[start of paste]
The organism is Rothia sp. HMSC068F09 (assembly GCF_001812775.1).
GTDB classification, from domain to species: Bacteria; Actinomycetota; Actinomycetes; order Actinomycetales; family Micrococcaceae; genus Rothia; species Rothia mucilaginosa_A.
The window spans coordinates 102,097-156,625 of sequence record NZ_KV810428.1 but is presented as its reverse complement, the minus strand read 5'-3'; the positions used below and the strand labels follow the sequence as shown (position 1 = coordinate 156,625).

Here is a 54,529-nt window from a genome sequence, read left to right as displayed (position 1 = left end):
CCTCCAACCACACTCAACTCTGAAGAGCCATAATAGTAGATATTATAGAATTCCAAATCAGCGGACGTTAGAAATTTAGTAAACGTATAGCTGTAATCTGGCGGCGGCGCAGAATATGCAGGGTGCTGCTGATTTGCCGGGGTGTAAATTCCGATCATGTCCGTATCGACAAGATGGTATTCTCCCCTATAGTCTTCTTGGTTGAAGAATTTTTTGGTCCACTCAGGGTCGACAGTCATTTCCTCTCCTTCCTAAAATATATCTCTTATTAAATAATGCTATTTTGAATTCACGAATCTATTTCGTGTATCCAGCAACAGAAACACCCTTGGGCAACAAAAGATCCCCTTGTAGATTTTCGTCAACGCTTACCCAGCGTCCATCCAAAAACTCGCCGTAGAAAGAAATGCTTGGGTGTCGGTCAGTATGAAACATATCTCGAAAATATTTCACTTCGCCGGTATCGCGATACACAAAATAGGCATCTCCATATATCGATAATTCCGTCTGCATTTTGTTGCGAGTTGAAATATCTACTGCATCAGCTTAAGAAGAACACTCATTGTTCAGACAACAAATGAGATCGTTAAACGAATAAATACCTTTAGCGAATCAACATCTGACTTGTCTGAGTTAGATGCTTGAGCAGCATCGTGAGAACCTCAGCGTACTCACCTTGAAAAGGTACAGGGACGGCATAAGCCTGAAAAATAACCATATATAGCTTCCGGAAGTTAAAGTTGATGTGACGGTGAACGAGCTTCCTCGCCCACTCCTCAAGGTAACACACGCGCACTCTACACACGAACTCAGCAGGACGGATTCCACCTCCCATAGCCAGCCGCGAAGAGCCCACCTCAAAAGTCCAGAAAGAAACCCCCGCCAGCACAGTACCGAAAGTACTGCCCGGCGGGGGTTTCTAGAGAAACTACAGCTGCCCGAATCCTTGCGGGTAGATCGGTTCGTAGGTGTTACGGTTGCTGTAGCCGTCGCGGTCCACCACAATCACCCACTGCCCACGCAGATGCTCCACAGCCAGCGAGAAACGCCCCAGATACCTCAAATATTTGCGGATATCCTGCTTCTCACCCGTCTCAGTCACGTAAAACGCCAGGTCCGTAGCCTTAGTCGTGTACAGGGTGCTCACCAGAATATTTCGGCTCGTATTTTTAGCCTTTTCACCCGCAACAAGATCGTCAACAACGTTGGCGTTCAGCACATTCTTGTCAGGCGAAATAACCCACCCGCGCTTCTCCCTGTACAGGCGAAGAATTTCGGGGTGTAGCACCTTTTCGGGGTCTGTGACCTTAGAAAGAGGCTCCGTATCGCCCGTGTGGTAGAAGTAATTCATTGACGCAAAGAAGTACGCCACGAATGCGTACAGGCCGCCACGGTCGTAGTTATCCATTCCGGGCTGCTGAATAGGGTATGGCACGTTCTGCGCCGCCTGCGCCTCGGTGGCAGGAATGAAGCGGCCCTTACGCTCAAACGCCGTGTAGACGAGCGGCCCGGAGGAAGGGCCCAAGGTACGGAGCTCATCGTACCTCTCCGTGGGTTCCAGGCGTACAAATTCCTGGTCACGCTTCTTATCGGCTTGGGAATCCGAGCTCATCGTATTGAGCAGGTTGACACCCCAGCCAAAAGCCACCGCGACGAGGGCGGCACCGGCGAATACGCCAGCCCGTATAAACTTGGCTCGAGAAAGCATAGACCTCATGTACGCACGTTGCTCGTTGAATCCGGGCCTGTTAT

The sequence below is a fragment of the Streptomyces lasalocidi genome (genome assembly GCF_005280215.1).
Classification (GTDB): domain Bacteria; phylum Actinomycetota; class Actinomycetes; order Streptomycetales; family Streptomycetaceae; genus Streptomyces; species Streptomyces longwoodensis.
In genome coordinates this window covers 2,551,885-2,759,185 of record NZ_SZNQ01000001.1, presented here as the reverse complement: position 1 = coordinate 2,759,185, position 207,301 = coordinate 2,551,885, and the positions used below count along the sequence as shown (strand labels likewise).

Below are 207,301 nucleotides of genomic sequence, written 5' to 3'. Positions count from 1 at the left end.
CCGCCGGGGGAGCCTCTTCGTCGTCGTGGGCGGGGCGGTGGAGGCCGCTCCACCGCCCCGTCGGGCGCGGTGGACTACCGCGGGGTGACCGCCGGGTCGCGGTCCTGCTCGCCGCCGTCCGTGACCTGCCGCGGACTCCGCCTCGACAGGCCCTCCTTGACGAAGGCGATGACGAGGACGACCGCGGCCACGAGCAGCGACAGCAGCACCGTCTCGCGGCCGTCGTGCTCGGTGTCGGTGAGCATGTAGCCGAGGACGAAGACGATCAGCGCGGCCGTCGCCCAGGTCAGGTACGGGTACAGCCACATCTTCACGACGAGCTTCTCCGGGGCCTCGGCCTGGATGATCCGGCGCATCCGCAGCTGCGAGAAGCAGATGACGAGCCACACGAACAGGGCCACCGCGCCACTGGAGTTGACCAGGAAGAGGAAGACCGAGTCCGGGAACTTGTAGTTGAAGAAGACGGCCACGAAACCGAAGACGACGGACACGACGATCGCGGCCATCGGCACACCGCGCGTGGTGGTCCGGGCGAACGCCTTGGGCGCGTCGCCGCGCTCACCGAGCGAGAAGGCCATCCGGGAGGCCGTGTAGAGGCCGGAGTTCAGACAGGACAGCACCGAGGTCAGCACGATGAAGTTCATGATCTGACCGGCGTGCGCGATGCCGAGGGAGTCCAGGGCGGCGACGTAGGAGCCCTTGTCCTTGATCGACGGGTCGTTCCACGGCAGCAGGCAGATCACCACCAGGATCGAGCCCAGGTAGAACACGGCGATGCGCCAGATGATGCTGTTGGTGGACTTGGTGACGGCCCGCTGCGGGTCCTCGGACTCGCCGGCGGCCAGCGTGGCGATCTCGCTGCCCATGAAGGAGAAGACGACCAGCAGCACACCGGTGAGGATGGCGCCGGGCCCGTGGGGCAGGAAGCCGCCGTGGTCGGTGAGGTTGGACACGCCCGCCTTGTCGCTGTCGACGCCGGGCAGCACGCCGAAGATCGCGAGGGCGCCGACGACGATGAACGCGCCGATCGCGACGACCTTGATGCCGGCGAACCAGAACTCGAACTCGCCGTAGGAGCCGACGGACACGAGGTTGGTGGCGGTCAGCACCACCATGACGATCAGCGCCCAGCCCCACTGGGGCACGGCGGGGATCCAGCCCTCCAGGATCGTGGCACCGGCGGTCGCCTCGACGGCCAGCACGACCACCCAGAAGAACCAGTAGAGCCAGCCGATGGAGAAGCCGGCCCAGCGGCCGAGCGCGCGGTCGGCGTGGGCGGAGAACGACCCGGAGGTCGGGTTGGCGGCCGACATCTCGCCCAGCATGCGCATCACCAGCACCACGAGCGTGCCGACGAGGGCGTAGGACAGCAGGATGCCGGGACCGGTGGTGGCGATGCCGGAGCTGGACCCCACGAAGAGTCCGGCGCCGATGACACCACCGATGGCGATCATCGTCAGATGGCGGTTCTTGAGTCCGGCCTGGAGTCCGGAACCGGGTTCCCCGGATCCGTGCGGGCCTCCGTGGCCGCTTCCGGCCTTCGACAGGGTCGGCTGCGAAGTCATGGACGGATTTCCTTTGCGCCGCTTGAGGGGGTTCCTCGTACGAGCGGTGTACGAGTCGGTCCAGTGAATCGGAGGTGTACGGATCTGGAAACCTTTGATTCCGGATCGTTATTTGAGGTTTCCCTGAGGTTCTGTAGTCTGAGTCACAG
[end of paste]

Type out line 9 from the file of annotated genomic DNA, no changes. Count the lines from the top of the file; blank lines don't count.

Below are 207,301 nucleotides of genomic sequence, written 5' to 3'. Positions count from 1 at the left end.